Newspaper Design and the Pictorial Section
In the early 1900s, photographs were relatively new to the pages of newspapers. Most newspapers did not integrate news and photos as papers today do; instead, as with the pictorial sections featured in Newspaper Pictorials, photographs appeared in separate sections with relatively little text.
Examine the pictorial sections of the New York Times and the New York Tribune, paying particular attention to the design of the front pages. Consider the following elements:
- How the editors draw attention to the most important photo on a page.
- The shapes and sizes of the photos.
- Frames and other decorative elements.
- Caption placement and appearance.
Based on your analysis, develop a list of “design guidelines” that reflect what you found in the page layouts you examined. Use your design guidelines to create the first page for a special pictorial “scrapbook” of human interest stories about World War I. Consider including photographs that evoke different emotions. Some examples are:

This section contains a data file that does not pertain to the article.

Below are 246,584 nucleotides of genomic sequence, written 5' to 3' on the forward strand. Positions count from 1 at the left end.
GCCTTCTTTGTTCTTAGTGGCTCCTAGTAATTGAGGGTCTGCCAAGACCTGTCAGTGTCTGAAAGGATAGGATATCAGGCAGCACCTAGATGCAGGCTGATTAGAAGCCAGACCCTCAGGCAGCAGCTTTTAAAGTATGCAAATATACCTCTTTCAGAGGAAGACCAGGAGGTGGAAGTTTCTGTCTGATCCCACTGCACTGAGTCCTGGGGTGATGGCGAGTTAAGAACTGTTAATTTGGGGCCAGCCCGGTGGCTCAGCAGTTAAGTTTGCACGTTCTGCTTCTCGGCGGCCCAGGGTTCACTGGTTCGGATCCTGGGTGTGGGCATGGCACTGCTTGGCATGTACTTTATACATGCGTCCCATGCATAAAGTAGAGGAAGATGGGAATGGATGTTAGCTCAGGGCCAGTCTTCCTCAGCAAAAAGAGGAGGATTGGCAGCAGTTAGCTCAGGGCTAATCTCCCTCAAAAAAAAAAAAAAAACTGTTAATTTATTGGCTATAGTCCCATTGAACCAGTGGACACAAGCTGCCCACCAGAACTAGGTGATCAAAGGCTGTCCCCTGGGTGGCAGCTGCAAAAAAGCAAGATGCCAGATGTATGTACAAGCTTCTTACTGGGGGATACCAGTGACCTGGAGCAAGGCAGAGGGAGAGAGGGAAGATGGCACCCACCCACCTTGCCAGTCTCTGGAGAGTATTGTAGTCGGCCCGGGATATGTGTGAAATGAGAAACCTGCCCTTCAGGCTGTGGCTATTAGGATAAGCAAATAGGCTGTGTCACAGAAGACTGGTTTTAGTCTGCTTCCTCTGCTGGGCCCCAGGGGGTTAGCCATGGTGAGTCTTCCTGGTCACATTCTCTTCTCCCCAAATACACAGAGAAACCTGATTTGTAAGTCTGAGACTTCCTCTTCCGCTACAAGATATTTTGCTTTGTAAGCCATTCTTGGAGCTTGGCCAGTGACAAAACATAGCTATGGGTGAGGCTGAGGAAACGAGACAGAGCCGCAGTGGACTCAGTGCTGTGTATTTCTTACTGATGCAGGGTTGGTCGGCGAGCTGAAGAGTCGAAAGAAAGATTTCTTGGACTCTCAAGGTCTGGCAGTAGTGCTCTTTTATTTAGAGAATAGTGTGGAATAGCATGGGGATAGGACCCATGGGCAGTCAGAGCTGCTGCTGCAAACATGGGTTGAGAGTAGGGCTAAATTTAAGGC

- “British Guardsman Giving a Wounded German Prisoner Water from His Own Canteen.” New York Times, October 6, 1918 .
- “School Children of Rheims Don Their Gas Masks.” New York Times, January 6, 1918 .
- “Members of a French Family, Who Have Remained in Verdun Practically Throughout the Siege, Living in the Cellar of Their Home.” New York Times, June 11, 1916 .
- “A German Commandeers a Burro and Goes Sightseeing in a Belgian Village.” New York Times, November 15, 1914 .
- “Mother Rushes from the Curb to Greet Her “Devil Dog” Son.” New York Times, August 17, 1919 .
Write a paragraph explaining how your design embodies the principles you developed.